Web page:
Posts Tagged ‘chimp vs human’


Chimp vs Human DNA- The “Ninety-Eight Percent” Myth

Monday, August 9th, 2010

As we enter the month of August, it’s time once again for students to head back to school.  That being the case, there’s a good chance that in science classes all across the country, as teachers cover the topic of evolution, sooner or later they will make mention of the “98 percent similarity” between human DNA and chimpanzee DNA, thus implying common ancestry.  Over the past several years, this idea of 98 percent similarity has been repeated so many times that it is now widely accepted by most people as a “scientific fact.”  But is that really the case?

To begin with, it’s really important to understand that this whole idea of comparing DNA can be rather tricky business and we must exercise a great deal of caution when it comes to the conclusions that we draw from the data and how we interpret that data.  For example, compare the two sentences below:

“You are going on an all-expense-paid trip to the Caribbean aboard a luxurious cruise ship.”

“You are NOT going on an all-expense-paid trip to the Caribbean aboard a luxurious cruise ship.”

Even though these two sentences have 98 percent homology (similarity), they have  opposite meanings- the difference between going and not going!  In a similar way, since DNA is all about information, a high degree of similarity between two DNA sequences does not necessarily mean that they have the same meaning or function.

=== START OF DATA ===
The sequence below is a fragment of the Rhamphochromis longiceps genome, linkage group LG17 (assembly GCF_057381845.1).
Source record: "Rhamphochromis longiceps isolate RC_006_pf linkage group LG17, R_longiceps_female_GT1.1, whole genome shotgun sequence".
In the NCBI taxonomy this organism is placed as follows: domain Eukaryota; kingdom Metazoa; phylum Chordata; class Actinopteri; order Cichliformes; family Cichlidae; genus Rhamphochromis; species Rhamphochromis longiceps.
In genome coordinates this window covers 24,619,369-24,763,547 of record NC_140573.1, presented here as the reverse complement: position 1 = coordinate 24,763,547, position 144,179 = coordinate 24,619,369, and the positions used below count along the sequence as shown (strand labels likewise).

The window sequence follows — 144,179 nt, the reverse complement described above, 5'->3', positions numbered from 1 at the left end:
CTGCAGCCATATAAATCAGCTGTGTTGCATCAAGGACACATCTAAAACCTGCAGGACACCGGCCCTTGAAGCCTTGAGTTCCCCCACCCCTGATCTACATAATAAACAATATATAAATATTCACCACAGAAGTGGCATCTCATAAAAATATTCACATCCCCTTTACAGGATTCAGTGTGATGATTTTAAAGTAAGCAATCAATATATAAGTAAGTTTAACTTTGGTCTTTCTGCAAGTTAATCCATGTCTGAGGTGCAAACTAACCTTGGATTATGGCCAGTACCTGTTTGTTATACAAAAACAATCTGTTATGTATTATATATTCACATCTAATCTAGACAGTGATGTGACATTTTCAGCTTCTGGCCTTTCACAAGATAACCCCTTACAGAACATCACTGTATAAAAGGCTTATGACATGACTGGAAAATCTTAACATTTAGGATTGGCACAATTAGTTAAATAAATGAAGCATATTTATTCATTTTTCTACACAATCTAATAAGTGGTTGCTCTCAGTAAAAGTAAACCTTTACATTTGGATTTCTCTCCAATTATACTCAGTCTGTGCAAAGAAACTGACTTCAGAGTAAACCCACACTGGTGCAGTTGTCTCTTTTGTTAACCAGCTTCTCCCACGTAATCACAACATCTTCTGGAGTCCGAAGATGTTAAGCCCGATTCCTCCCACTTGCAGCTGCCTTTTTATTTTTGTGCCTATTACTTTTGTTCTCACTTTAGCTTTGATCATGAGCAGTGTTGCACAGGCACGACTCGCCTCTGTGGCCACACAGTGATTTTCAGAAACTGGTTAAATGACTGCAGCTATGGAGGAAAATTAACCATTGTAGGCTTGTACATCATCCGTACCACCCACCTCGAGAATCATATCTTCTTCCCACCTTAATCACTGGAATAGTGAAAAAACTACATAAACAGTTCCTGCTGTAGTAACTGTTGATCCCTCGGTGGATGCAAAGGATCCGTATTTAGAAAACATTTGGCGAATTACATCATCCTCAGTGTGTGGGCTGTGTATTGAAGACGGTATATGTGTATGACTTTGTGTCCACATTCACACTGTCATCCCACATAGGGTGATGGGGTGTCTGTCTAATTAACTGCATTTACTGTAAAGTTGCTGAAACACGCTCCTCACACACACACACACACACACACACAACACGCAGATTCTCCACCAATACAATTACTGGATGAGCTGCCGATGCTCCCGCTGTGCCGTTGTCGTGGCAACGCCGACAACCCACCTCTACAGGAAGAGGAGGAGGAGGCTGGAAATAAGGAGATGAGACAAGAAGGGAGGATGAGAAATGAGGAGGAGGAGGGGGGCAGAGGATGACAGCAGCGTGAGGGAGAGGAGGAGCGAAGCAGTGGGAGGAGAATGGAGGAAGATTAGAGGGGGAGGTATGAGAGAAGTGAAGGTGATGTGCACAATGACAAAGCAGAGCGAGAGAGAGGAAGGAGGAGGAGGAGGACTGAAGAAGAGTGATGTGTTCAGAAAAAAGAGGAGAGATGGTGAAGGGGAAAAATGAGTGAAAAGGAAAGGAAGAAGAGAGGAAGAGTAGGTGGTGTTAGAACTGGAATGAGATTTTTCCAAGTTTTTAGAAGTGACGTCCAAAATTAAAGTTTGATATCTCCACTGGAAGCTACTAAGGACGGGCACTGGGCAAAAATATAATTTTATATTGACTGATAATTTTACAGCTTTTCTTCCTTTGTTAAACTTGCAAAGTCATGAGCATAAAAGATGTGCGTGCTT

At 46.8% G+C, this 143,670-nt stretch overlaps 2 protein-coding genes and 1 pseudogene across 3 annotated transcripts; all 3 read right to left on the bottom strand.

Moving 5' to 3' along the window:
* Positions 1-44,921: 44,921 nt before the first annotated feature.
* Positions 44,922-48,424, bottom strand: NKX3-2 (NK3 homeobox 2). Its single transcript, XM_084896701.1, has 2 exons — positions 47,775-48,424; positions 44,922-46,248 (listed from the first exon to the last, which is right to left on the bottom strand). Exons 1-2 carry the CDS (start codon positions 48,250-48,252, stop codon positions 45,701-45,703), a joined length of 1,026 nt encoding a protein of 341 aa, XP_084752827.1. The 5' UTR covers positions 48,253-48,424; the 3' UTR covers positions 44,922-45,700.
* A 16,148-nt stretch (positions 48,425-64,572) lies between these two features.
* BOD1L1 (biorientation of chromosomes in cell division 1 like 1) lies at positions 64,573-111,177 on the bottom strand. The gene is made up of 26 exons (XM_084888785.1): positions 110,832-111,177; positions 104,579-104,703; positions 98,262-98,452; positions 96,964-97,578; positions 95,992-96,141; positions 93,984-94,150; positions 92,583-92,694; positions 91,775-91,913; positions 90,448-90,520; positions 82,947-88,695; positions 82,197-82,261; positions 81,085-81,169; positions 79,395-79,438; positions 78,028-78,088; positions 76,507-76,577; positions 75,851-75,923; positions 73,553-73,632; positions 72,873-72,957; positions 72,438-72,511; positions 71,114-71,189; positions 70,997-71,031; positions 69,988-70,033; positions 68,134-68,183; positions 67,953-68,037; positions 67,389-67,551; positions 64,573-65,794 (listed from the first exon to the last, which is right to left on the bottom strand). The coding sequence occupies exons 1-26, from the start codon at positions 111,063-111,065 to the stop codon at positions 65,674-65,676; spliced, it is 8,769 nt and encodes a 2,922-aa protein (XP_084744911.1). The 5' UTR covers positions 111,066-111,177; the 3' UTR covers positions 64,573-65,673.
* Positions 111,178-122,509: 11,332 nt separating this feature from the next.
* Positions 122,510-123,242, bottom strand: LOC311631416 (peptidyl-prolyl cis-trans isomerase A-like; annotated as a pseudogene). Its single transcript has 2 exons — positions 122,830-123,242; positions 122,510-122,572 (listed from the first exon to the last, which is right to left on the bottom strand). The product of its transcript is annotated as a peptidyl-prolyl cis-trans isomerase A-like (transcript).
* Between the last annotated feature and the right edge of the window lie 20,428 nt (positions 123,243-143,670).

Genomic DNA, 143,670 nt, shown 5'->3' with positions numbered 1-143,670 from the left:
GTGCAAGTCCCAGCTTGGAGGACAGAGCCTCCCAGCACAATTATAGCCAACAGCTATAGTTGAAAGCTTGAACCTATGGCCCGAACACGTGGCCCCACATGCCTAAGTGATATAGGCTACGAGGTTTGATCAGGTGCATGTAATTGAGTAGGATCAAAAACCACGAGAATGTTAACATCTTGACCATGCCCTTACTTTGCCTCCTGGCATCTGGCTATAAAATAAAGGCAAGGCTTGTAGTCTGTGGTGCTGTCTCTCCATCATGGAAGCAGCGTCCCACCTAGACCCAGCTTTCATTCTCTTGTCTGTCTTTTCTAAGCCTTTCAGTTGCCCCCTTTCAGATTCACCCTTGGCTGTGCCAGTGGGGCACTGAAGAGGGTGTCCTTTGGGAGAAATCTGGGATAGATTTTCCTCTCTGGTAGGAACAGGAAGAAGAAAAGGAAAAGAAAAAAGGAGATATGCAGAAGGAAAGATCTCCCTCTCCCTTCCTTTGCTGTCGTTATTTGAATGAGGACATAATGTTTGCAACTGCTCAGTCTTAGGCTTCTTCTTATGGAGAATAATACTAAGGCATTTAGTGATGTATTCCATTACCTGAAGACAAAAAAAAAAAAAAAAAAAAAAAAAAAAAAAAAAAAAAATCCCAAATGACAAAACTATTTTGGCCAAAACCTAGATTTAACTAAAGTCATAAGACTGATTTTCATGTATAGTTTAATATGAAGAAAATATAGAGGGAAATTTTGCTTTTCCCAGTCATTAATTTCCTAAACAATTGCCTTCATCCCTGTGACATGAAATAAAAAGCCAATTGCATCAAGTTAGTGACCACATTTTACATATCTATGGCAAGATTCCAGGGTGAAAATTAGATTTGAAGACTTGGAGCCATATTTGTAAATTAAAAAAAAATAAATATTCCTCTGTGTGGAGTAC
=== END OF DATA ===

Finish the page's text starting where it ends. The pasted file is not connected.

Another pitfall that we must avoid in comparing DNA is that we have to be careful not to assume that genetic similarity necessarily points to some sort of ancestral-descendant relationship or relatedness.  After all, some studies have shown that humans and daffodils share a 35 percent genetic similarity.  But I don’t think that anyone is prepared to interpret that data to mean that humans are “related to daffodils” or that humans are “over one-third daffodil.”

Getting back to the claim that humans and chimps are 98 percent similar, the most damaging evidence of all was revealed in more recent studies as reported a few months ago in the journal Nature.  (see Nature. 463 (7280):536-539)  The article’s title alone speaks volumes about what researchers found: “Chimpanzee and Human Y Chromosomes are Remarkably Divergent in Structure and Gene Content.”  In other words, chimp and human Y chromosomes are surprisingly different.  The results of this more recent research contradicts the initial findings from the 2005 chimpanzee genome project which ultimately led to the idea of 98 percent similarity.  As it turns out, one of the underlying problems with the 2005 study was that it was extremely biased toward an evolutionary view.  Rather than trying to determine whether or not chimps and humans are related, researchers in the 2005 study began with the assumption that chimps and humans are related.  When they began the process of assembly and orientation of the sequences gathered from the chimpanzee genome, they did so based on a map of the human genome rather than basing it on a map of the chimpanzee genome.  Taking this approach allowed their evolutionary bias to influence the outcome of the study.

So, the long and short of all of this is that the idea of “98 percent similarity” is a myth.  According to the latest, more accurate study, the overall similarity turned out to be 70 percent or less.  It will be interesting to see whether or not this latest information is mentioned at all in our high school science classes this year.  If not, it should be a reminder to all of us that those who knowingly disallow such information are more interested in pushing their ideology than they are about doing good science.

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